Many cities around the U.S. held peaceful protests in response to George Floyd's killing. In some places it led to civil unrest filled with rioting and vandalism. People broke into stores, destroyed much of what's inside, and robbed them.
Many marijuana dispensaries were caught in the crossfire. According to Rolling Stone, the looting affected more than 40 dispensaries in California and Oregon.
Everyone in the U.S. cannabis industry faces the challenge of financial institutions not allowing them to open a bank account. That is because the financial institution is beholden to federal regulations. The legalization of cannabis is determined on a state-by-state basis. Not the federal government. Therefore, cannabis remains illegal on a federal level.
Additionally, the Federal Deposit Insurance Company (FDIC) often will not insure a financial institution that provides loans to companies violating federal law. Not only that, financial institutions do not want to be held liable for aiding and abetting in activities that remain a felony under federal law.
Without access to a bank, cannabis businesses tend to be cash heavy. As such, it makes them more vulnerable to robberies.
Rolling Stone reports one dispensary lost $100,000 while another reveals their store was mostly destroyed. The protests and riots alone did not lead to the dispensary looting. Thieves used the protests as a distraction. They specifically targeted cannabis stores because they know they're more likely to find cash.
According to one dispensary owner, it was not the protesters or looters who attacked her store. Rather, it was "armed criminals" who robbed the store and destroyed everything on the property. It was bad enough the store had seen a decline in business due to the pandemic. The owner does not know if insurance will cover any of the losses.
One store that was about to open when the looting happened lost everything. Unfortunately, the insurance policy does not cover damages from civil unrest.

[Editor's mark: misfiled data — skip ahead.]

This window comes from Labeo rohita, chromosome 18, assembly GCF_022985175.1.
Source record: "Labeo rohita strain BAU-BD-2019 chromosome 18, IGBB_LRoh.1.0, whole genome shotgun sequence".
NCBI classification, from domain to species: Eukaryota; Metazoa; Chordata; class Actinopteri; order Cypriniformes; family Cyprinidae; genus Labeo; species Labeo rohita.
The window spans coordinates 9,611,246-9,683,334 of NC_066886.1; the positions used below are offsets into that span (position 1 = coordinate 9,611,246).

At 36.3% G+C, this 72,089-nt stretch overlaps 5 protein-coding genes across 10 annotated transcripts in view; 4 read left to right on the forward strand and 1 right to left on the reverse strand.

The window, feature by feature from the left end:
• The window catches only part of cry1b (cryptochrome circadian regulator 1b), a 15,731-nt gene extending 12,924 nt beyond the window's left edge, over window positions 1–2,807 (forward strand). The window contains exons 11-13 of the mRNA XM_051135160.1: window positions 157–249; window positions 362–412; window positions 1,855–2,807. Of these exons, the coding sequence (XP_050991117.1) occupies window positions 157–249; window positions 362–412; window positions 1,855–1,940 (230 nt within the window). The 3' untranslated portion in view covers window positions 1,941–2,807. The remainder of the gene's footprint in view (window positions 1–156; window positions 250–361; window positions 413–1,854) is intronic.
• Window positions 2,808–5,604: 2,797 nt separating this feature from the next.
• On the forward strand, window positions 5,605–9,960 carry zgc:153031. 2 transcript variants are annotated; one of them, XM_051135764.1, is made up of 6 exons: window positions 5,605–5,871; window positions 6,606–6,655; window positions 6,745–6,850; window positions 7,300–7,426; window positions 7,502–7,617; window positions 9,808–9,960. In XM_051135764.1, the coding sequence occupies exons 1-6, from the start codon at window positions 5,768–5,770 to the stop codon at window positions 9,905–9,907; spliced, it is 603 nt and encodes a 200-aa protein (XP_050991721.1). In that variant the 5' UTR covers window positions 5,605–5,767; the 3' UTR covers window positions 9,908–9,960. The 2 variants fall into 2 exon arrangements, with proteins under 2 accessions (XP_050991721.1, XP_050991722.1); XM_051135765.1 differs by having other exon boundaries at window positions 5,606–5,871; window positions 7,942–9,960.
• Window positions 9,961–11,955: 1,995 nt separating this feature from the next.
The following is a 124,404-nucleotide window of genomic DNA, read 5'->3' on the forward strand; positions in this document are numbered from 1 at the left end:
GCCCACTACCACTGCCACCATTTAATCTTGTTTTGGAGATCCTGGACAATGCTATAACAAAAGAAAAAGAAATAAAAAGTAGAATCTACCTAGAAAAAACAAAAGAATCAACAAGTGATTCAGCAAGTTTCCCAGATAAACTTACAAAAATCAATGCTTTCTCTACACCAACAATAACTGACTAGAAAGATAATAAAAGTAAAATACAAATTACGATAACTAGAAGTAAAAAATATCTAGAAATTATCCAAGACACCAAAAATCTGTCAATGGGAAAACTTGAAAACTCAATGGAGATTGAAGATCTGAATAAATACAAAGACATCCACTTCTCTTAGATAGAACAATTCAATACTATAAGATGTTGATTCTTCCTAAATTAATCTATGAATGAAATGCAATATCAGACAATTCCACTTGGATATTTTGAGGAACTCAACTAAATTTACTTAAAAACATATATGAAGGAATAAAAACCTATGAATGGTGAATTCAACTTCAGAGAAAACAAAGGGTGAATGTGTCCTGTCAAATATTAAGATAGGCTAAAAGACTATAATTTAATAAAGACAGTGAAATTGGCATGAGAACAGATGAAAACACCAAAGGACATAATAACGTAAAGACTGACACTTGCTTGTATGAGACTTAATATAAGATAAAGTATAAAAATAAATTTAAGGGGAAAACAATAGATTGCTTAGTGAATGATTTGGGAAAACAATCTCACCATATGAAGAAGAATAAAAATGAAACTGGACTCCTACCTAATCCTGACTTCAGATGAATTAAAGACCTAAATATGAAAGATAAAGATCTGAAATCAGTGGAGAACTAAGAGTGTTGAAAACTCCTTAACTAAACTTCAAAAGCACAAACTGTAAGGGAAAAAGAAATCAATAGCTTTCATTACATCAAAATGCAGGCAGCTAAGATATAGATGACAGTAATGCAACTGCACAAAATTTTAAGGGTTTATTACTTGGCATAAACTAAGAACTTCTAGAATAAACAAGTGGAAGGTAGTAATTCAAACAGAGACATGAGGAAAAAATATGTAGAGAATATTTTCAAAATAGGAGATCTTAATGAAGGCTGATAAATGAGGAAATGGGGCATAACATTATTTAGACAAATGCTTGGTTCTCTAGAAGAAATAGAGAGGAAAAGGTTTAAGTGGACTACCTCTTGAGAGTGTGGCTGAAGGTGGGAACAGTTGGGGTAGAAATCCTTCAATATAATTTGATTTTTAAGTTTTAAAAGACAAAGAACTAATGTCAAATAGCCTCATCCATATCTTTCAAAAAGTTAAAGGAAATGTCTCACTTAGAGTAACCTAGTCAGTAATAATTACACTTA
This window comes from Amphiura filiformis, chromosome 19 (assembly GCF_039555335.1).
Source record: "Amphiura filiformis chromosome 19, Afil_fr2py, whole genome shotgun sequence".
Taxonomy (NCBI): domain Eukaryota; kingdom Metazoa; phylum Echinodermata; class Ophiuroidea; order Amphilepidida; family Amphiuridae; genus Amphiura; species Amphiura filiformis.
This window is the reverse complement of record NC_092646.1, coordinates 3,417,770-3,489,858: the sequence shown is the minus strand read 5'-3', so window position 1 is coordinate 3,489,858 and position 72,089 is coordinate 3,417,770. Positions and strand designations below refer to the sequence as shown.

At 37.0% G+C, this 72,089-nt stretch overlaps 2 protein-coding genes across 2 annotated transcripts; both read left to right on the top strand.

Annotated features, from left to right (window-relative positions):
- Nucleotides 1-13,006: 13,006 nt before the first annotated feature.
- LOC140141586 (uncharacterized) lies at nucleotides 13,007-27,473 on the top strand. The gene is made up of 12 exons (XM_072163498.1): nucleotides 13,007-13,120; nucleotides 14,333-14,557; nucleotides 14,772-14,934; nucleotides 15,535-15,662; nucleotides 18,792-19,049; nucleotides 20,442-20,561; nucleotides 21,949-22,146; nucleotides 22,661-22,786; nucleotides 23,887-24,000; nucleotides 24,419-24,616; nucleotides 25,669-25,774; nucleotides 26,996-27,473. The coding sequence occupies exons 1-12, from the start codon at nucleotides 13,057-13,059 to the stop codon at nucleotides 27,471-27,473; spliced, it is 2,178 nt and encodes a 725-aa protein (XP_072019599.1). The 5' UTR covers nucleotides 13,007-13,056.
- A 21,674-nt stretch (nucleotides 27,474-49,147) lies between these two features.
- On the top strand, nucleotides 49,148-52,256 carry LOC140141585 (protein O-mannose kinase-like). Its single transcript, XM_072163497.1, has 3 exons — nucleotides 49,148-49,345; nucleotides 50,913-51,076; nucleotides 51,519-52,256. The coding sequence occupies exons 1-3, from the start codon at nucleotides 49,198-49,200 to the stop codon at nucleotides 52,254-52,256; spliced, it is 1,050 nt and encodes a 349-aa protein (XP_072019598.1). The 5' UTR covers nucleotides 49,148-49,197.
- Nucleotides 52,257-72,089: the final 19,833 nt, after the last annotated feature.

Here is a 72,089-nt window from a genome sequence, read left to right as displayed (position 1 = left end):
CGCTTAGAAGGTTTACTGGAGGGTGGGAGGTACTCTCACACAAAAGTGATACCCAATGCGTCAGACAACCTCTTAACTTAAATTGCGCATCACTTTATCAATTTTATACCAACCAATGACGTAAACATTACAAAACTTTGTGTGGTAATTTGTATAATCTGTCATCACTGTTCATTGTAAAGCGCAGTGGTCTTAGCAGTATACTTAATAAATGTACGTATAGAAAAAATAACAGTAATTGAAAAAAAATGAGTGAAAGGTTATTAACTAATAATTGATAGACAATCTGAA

Moreover, an online searchable database of dispensaries may have also helped thieves create a plan of attack. In response, businesses pressured the Bureau of Cannabis Control (BCC) and the California Department of Food and Agriculture (CDFA) to take the database offline. The database has since been disabled.
Despite everything, cannabis businesses support peaceful protests against police brutality. Several stores have reopened while others remain closed. One plans to do an assessment of the local police's ability to respond to armed robbery before deciding whether to open.
It's not just the newer stores affected. One business that has been around for more than a decade did not know if it could reopen due to debt. Add looting to the equation and it's no wonder the store almost went bankrupt. Fortunately, a vertically integrated company has thrown a lifeline to help the store recover.
The first step is to contact the police and file a report. A police report will help you with your insurance claim. Collect the names and badge numbers of all police officers on the property.
Skip cleaning up until the police gives approval. You want to avoid destroying evidence. If you need something that cannot wait until law enforcement arrives, wear gloves and touch as little as possible.
Document everything, take photos, and check video surveillance footage. Most state regulations require cannabis dispensaries have high-resolution video cameras with recording capabilities. If you work with a cannabis dispensary security company, contact them to search for the footage of the looting.
Looting can cost more than repairing and replacing destroyed items. Some of the dispensaries have closed after the looting and have not reopened. Every day that a store is closed is lost sales.
That said, take photos and videos of everything that has been broken. Document everything that is missing. This is why it's critical to keep an updated inventory. All the documentation will prove useful for record-keeping.
Once everything is done, review your policy to understand the deductibles and exceptions. Write down any questions you have as you review the policy. Be prepared to answer questions about the looting. The adjuster will want to know the date and time of the looting, what items were stolen and their locations in the store, the police report number, and any other details.
When you meet with the insurance adjuster, obtain the adjuster's name and information. Do a review of the insurance policy to determine what is and is not covered. Address any gaps in coverage. Some cannabis dispensaries have learned their insurance does not cover damage from civil unrest. Don't let this happen to you.